Xi’an-Valenton Silk Road link becomes weekly

The New Silk Road connection between Xi’an in China and the Valenton terminal in Paris, France, will become frequent and stable. From February 2022, the service will run with one train per week “to alleviate the difficulties faced in maritime transport due to the health crisis”.

FORWARDIS, the subsidiary of SNCF that also operates the train, mentioned that the stabilisation of this service could also prove beneficial in terms of exporting products to China. After all, the freight forwarder estimates to double its rail freight traffic between France and China in 2022.

A foreseen development

During November, a spokesperson from SNCF had explained to Le Figaro that France plans to make full use of the Eurasian transport opportunity by rail, as does neighbour Germany, with the national railways expressing its confidence in this emerging freight product. He also mentioned explicitly for the Xi’an-Valanton service that SNCF estimated it to become regular: “Considering the current soaring prices of sea freight and the fact that the transit time of sea shipping is twice as long as rail transport, the slightly higher price of the latter becomes acceptable. We hope that the frequency of Xi’an-Valenton service will increase in the future.”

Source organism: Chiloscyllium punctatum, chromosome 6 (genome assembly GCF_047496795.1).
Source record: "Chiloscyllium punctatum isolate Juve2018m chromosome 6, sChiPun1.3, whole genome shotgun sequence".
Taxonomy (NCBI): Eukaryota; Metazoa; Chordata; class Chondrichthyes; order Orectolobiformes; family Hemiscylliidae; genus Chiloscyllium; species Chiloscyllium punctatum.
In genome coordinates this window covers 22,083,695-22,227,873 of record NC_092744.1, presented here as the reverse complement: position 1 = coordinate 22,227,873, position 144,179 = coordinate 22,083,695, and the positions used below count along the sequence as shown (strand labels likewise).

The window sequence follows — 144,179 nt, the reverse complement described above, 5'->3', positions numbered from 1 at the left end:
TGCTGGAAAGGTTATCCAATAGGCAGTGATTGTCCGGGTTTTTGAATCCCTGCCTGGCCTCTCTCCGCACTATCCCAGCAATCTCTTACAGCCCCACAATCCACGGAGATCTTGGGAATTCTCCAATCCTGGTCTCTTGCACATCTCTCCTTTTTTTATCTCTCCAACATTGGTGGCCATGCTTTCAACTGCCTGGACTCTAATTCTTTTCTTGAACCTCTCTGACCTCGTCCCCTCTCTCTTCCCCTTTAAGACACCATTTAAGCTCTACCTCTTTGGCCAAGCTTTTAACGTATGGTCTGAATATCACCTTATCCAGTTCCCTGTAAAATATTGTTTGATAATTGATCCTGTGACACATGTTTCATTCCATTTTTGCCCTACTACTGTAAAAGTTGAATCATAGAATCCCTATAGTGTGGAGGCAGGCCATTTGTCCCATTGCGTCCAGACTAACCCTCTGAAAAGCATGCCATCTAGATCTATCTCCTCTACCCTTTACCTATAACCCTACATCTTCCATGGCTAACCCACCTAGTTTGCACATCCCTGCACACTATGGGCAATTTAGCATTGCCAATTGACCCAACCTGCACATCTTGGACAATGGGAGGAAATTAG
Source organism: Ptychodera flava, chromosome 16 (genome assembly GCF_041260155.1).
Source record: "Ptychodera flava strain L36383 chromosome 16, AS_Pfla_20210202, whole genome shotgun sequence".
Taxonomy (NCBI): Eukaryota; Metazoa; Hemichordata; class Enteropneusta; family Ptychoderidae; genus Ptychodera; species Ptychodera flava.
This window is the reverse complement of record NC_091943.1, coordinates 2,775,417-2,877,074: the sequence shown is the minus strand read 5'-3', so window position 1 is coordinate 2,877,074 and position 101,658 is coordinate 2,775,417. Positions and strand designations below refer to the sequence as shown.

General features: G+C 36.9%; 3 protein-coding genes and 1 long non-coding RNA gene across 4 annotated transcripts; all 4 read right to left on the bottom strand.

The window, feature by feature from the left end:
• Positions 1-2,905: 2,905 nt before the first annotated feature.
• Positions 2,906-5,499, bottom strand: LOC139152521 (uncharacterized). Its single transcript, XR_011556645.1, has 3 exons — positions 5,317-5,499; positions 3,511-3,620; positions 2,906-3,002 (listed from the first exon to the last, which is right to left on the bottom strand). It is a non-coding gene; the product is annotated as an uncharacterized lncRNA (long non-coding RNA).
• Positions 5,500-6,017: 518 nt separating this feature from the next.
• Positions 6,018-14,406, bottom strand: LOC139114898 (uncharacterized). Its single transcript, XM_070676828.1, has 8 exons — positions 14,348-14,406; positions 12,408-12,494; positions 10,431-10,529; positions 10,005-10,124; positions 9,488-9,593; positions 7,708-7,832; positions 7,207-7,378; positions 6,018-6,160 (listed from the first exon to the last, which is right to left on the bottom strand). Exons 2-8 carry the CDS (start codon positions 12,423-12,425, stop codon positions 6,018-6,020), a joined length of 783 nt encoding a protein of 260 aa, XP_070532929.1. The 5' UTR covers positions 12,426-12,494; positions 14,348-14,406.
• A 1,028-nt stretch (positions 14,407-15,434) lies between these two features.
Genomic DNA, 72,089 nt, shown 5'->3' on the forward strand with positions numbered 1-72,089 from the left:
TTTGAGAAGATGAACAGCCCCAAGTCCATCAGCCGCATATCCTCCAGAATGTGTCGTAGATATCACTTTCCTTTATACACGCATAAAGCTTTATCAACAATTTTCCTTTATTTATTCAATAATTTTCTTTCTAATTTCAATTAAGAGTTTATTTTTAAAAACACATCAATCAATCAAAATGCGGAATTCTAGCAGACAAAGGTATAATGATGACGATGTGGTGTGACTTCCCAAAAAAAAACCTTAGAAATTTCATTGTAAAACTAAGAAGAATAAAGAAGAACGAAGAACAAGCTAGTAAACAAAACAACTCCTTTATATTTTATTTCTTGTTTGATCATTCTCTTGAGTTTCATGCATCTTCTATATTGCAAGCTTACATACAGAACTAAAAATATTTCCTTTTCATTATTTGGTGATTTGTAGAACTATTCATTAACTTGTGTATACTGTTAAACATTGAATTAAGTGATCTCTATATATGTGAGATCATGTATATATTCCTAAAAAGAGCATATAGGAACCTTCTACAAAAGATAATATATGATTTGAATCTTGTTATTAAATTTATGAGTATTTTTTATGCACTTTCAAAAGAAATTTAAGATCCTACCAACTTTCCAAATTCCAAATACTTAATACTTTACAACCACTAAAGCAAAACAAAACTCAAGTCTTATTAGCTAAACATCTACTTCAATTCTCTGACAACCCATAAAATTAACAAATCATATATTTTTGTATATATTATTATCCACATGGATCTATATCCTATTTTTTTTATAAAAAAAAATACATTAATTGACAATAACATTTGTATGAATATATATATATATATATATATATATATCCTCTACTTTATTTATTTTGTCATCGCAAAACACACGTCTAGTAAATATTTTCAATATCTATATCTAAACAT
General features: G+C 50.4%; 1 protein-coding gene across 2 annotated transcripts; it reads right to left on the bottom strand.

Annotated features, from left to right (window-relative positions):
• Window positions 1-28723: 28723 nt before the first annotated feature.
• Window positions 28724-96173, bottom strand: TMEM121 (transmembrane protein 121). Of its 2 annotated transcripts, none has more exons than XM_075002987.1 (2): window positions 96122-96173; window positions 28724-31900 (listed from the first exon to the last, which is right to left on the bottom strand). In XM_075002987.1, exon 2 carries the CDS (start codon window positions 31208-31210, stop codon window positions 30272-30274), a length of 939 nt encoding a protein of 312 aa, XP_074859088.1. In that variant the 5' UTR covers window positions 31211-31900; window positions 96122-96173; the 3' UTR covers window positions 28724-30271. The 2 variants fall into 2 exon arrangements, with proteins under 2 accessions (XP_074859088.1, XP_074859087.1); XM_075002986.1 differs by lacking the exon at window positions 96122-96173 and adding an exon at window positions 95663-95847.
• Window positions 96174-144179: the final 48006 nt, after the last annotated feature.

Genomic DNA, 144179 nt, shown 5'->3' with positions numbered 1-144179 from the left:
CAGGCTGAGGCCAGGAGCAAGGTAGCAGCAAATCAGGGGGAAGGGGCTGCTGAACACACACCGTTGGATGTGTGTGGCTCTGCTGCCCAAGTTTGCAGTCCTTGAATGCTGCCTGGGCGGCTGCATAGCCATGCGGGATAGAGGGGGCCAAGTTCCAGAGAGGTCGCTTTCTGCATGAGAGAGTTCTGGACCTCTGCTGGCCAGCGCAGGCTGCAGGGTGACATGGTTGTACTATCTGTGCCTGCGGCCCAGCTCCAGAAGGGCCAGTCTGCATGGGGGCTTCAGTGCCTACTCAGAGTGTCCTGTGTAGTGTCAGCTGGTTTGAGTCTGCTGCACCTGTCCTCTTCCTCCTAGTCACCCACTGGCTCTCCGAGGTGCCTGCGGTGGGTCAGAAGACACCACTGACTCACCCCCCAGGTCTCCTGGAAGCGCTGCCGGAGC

Gaining from the momentum

The service between Xi’an and Valenton was established in June 2021 as a direct connection. Later on, it acquired two more drop off points in France, Lyon and Bordeaux. November 2021 was a historic moment since on the 25 of the month commenced the first eastbound train of the service carrying high-end French furniture, linen products, cosmetics and wine. The train leaves Valenton half-full carrying 20 40-foot containers and adds 20 more on its stop in Poland.

This is where the “export development” plans of FORWARDIS and SNCF come to the spotlight. With the possibility of regularly sending eastbound trains from Valenton to China, the two companies see a golden opportunity to expand and exploit a route that opened to substitute a not so successful one.

Also read:

Author: Nikos Papatolios

Editor at RailFreight.com

Add your comment

characters remaining.

Log in through one of the following social media partners to comment.